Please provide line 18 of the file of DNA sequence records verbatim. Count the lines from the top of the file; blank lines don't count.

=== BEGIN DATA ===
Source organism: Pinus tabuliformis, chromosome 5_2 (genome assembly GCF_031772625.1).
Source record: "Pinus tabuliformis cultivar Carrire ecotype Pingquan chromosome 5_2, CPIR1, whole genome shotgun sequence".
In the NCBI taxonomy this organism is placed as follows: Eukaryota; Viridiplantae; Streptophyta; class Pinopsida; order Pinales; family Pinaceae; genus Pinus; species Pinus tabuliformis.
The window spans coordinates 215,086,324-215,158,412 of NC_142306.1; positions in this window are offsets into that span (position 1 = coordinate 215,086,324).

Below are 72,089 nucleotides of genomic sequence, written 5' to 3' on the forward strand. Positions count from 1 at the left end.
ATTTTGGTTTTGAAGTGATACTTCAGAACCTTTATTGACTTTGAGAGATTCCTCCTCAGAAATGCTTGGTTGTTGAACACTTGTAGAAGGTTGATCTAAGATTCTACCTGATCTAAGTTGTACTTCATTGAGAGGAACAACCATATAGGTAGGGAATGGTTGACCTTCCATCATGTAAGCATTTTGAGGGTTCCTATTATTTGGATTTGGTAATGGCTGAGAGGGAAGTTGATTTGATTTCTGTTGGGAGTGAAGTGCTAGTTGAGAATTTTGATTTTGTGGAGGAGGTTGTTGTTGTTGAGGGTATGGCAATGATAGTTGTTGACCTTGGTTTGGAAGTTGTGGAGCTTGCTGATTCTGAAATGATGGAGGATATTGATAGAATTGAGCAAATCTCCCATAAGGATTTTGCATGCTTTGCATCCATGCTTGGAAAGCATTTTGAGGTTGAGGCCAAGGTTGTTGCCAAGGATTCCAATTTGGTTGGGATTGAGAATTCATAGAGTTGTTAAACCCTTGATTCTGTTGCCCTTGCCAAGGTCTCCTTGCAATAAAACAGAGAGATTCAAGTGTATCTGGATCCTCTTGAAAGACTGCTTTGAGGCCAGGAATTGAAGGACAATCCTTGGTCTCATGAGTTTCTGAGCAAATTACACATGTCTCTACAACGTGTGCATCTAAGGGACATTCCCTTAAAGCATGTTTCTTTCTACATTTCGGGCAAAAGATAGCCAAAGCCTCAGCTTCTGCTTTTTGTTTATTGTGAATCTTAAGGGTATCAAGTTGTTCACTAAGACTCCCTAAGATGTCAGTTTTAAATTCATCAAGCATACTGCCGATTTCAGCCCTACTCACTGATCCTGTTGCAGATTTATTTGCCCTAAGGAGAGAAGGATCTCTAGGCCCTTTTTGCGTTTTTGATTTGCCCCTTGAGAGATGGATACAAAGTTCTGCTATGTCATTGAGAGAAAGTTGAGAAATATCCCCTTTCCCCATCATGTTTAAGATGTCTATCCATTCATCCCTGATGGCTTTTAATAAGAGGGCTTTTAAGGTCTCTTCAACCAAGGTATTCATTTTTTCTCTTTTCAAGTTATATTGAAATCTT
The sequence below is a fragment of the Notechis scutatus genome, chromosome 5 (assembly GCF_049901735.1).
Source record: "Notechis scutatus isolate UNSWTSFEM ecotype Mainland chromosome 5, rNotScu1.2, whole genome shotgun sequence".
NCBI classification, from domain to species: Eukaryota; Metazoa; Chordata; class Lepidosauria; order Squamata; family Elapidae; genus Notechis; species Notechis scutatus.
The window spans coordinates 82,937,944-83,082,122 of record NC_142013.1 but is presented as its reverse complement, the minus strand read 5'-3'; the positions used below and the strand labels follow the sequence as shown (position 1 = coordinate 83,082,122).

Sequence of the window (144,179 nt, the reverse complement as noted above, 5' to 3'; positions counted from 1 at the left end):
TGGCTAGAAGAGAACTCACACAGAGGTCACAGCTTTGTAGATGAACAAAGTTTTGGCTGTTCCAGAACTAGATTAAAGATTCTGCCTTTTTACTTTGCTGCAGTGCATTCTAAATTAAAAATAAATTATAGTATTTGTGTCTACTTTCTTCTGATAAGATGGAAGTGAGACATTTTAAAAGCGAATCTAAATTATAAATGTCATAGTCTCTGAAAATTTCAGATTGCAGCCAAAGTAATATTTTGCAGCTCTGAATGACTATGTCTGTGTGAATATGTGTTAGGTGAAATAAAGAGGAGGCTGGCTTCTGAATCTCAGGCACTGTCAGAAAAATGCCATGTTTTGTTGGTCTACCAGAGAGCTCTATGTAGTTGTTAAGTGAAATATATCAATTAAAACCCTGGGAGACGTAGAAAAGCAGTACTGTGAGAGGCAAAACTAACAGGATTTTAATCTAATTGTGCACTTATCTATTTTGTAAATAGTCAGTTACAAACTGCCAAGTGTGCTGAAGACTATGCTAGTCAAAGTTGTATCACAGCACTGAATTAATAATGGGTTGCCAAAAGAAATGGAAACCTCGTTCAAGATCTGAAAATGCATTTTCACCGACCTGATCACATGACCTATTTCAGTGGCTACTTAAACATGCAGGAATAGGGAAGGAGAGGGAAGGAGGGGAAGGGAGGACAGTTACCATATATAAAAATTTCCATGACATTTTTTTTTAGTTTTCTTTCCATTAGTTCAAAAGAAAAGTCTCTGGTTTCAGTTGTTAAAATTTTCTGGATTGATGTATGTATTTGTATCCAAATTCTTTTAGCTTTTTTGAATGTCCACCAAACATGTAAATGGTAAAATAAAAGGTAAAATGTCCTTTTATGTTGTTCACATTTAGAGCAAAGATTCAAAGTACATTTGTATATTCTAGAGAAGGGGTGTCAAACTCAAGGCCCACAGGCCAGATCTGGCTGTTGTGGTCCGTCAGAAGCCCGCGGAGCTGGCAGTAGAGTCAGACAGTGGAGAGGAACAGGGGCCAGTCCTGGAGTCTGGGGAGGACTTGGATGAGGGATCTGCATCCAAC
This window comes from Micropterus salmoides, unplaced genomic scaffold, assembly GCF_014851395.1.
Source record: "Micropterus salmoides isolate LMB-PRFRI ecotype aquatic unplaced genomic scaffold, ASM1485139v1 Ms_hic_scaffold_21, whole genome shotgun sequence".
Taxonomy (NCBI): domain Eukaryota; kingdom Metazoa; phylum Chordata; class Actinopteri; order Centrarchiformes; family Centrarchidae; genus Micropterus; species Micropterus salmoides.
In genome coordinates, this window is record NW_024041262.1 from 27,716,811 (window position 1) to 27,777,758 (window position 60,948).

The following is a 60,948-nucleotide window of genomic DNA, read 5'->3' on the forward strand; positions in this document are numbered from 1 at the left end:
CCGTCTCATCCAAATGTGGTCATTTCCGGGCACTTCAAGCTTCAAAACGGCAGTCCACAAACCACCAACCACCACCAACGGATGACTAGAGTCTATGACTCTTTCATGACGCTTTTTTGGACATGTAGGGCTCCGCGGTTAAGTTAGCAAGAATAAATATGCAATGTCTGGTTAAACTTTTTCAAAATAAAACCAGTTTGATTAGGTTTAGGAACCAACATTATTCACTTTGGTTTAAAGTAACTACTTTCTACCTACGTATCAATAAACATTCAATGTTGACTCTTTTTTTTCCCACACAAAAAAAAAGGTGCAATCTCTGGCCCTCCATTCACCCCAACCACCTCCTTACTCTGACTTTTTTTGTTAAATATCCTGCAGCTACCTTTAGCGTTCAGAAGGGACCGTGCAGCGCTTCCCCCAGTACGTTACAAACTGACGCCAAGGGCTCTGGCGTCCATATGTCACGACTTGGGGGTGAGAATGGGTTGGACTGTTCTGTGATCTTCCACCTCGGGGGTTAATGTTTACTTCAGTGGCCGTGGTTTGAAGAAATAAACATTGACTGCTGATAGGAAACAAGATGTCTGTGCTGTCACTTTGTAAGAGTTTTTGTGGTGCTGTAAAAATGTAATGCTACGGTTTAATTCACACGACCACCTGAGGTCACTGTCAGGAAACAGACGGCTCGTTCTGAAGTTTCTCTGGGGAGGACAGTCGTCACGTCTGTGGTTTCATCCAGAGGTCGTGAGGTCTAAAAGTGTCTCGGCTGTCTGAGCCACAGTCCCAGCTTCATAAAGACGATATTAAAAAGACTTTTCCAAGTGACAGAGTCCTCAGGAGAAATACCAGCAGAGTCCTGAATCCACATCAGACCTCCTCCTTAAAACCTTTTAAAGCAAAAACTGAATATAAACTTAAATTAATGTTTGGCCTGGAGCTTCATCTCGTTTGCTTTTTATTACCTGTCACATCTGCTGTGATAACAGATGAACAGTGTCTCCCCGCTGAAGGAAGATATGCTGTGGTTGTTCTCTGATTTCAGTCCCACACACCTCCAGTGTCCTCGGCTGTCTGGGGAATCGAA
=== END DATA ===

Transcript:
CCGTCTCATCCAAATGTGGTCATTTCCGGGCACTTCAAGCTTCAAAACGGCAGTCCACAAACCACCAACCACCACCAACGGATGACTAGAGTCTATGACTCTTTCATGACGCTTTTTTGGACATGTAGGGCTCCGCGGTTAAGTTAGCAAGAATAAATATGCAATGTCTGGTTAAACTTTTTCAAAATAAAACCAGTTTGATTAGGTTTAGGAACCAACATTATTCACTTTGGTTTAAAGTAACTACTTTCTACCTACGTATCAATAAACATTCAATGTTGACTCTTTTTTTTCCCACACAAAAAAAAAGGTGCAATCTCTGGCCCTCCATTCACCCCAACCACCTCCTTACTCTGACTTTTTTTGTTAAATATCCTGCAGCTACCTTTAGCGTTCAGAAGGGACCGTGCAGCGCTTCCCCCAGTACGTTACAAACTGACGCCAAGGGCTCTGGCGTCCATATGTCACGACTTGGGGGTGAGAATGGGTTGGACTGTTCTGTGATCTTCCACCTCGGGGGTTAATGTTTACTTCAGTGGCCGTGGTTTGAAGAAATAAACATTGACTGCTGATAGGAAACAAGATGTCTGTGCTGTCACTTTGTAAGAGTTTTTGTGGTGCTGTAAAAATGTAATGCTACGGTTTAATTCACACGACCACCTGAGGTCACTGTCAGGAAACAGACGGCTCGTTCTGAAGTTTCTCTGGGGAGGACAGTCGTCACGTCTGTGGTTTCATCCAGAGGTCGTGAGGTCTAAAAGTGTCTCGGCTGTCTGAGCCACAGTCCCAGCTTCATAAAGACGATATTAAAAAGACTTTTCCAAGTGACAGAGTCCTCAGGAGAAATACCAGCAGAGTCCTGAATCCACATCAGACCTCCTCCTTAAAACCTTTTAAAGCAAAAACTGAATATAAACTTAAATTAATGTTTGGCCTGGAGCTTCATCTCGTTTGCTTTTTATTACCTGTCACATCTGCTGTGATAACAGATGAACAGTGTCTCCCCGCTGAAGGAAGATATGCTGTGGTTGTTCTCTGATTTCAGTCCCACACACCTCCAGTGTCCTCGGCTGTCTGGGGAATCGAA